(scroll to the bottom for photos!)
We are back in Shanghai, and the trip to Beijing was AMAZING. We packed so much into the day and a half – essentially we took a 3 day tour in that period of time…
Tuesday, lots and lots of sunshine, and a slight hint of a breeze:
Leave for airport around 6am, land in Beijing around 11am.
Approximately noon: Head to lunch, then to the Great Wall of China at Mutianyu! This was probably my favorite part of the trip… it was about 40*C (or 104*F) and sunny, so we were extremely hot, but the view was amazing! It was incredible to see how steep the mountains were that the wall traversed, and the watch towers were pretty cool too. To get up to the wall, we had to take a ski lift up the mountain, and to get down there were alpine slides! So it was a pretty exciting and adventurous trip!
After that, we were off to a cloisonne factory. We had no idea what to expect until we actually got there and heard how cloisonne was made. First, you’ve got copper pots, each made out of as much as 5 parts or more. Then, iron shavings are taken and attached to the pots to create a design. After that, these designs are filled in with paint, then everything is buffered down smooth and glazed in a kiln, of sorts. Lastly, all the copper, including the thin tiny lines made by the copper shavings, is plated with gold. And every single step in the process is done by hand. The final product is beautiful, and we never would have known and appreciated how much effort had gone into these bowls, vases, plates, figurines, jewelry, globes, etc., had we not stopped at the factory.
Next stop: the water cube and the bird’s nest! It was amazing to see these famous Olympic structures, though sadly we only got out of the car and walked along beside them. The stop only took 15 minutes, and we saw the Bird’s Nest and the Water Cube from the outside and heard a bit about them. I would have loved to spend more time here, but I guess according to our tour guide it wasn’t really worth paying to go in because on the inside they all just looked like empty stadiums. I couldn’t believe that these structures were used for nothing but touring! No teams practice there, no events are held in them – nothing. It was a little surprising and disappointing, because the buildings looked awesome and they seem to be going to waste. Even with what our guide told us though, I think I would like to see the inside eventually in my life if I ever return to China… the admission fee was only about $7, so why not, right?
Last stop for the day before dinner and the hotel: the Red Theater to see “The Legend of Kung Fu”. It was a pretty cool cultural stop – to me, it seemed a hybrid display of kung fu and a ballet musical, which worked a lot better than it sounds like it would. I had a hard time following the story, but the kung fu was pretty cool.
Wednesday, which was sadly cloudy, but a much more comfortable temperature than the previous day:
First stop: The Temple of Heaven! This was definitely an interesting stop – if not for the temple itself, then for the people-watching! In the park in front of the temple, hundreds of locals were spending their morning in various activities: Chinese hackeysack, tai chi, dancing, card games, knitting, playing instruments, or simply just sitting and enjoying the sites around them. It was pretty cool to see all the different games and customs as we walked through the park to the temple itself, which was built for the emperor to annually honor the god of the heavens, and in this way ensuring a good year for his empire. It was pretty cool – the colors and detail in the designs on all the architecture we saw that day was amazing, to say the least.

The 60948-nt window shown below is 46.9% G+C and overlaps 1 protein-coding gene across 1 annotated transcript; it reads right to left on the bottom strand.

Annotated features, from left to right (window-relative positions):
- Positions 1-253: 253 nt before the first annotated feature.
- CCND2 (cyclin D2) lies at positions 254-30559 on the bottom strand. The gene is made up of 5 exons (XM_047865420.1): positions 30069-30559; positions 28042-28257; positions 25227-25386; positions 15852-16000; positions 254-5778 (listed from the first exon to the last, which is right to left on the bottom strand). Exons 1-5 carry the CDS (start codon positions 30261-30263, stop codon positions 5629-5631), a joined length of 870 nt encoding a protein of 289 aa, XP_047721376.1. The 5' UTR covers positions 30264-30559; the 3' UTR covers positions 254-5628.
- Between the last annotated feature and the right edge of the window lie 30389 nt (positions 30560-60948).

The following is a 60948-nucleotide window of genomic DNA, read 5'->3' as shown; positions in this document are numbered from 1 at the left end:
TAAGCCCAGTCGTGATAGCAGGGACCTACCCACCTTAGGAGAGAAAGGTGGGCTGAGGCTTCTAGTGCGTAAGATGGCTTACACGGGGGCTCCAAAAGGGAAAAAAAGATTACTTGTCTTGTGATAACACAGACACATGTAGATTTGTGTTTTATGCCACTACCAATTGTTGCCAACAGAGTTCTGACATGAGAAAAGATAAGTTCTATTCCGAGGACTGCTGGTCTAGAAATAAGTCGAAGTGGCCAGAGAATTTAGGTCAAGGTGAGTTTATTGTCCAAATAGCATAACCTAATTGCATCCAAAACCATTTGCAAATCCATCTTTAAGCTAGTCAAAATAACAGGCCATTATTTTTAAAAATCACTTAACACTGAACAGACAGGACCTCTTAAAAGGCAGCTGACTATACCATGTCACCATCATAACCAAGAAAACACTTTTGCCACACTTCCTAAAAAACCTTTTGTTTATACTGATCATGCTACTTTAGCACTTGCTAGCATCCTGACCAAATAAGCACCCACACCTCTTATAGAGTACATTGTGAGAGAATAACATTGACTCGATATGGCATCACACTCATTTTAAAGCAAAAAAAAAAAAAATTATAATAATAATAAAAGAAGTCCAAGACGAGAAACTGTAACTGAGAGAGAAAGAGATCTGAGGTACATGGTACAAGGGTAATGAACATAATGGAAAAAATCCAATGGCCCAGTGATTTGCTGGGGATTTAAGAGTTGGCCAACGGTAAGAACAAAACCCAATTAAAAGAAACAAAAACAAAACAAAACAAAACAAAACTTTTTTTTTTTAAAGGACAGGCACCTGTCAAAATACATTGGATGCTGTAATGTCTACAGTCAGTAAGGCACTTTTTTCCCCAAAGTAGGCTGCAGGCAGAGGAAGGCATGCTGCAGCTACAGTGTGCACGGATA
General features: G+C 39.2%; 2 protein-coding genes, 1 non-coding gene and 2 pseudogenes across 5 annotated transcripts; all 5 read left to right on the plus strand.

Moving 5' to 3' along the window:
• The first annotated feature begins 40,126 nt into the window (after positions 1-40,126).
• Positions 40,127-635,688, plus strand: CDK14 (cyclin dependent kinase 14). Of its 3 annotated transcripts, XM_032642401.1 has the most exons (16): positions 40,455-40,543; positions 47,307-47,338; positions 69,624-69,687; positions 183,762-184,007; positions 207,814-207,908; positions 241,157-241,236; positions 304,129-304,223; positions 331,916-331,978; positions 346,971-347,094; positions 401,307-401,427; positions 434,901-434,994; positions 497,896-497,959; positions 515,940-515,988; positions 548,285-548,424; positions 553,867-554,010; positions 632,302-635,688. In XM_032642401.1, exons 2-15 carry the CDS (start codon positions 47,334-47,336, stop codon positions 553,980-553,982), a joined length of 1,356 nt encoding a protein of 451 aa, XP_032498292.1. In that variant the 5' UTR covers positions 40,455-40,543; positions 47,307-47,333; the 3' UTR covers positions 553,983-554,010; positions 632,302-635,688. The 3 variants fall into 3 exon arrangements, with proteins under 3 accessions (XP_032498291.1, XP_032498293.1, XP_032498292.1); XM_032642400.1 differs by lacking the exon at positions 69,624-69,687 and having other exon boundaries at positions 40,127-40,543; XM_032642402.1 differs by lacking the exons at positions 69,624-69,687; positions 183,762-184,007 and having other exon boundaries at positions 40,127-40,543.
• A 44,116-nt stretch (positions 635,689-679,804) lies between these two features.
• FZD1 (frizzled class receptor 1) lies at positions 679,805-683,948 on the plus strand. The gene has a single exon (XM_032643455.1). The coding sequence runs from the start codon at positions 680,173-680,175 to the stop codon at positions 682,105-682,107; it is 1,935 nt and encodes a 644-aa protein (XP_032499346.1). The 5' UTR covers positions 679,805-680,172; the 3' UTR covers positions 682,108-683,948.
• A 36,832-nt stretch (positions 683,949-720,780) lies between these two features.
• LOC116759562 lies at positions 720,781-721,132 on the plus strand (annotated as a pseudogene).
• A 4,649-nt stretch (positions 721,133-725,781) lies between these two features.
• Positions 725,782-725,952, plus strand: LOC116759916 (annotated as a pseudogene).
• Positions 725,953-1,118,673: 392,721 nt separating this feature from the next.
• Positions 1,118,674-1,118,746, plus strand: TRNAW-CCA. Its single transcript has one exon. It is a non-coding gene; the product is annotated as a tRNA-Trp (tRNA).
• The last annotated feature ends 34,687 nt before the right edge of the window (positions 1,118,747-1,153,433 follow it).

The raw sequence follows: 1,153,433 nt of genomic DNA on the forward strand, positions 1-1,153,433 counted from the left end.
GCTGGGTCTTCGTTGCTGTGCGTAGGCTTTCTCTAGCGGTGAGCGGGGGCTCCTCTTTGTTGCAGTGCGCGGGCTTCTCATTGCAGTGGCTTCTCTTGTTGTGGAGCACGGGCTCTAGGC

After the temple of heaven, we headed to Tiananmen Square. The square was HUGE, and was packed full of tourists and school or camp groups visiting for the day. We walked from one side to the other, ending at the Tiananmen (“the Heavenly Gate of Peace) itself, which marked the entrance to the Forbidden City, our next stop. The Forbidden City was where the emperor, his wife, and his 3,000+ concubines lived, and no one outside of the royal family and the next most important officials were allowed in for any purpose. This place was enormous as well – there were 3 gates and squares to get through before you even got into the city (at one point, there were 9 according to our guide, Lucy), and then the city seemed to sprawl for forever! It took about 2 hours to get through, and after that we headed to lunch for a pause in our day.
After lunch, we got back in the van to make our way to our last stop, the Summer Palace which had belonged to Empress Dowager Cixi, aka “the Dragon Lady”, in the early 1900’s. Another sprawling city-type-home, the palace sat on a lake and boasted the longest corridor in the world. Pretty neat. We got to take a traditional dragon boat back to the other side of the lake to our van, so that was enjoyable and relaxing. And when that was all said and done, we got back on the van, headed to the airport, and made our way back to Shanghai. Now, it’s Thursday night and we just returned from another busy day out in Shanghai. We spent the morning as a group in the markets, then the boys and girls split up after lunch: girls headed to a two hour massage, and the boys headed to some go-karts! After: dinner at a fantastic restaurant in the French concession, and then drinks at the Jin Mao building overlooking the river, Pearl Tower, and the World Financial Building. Now, we’re back in the apartment, ready to relax and watch some family guy.
Only one more full day in China, then our plane takes off Saturday afternoon for home. Can’t believe this six week trip is actually coming to an end! Insane… last thing on our list to do: the World Expo tomorrow night. And then – it’s done!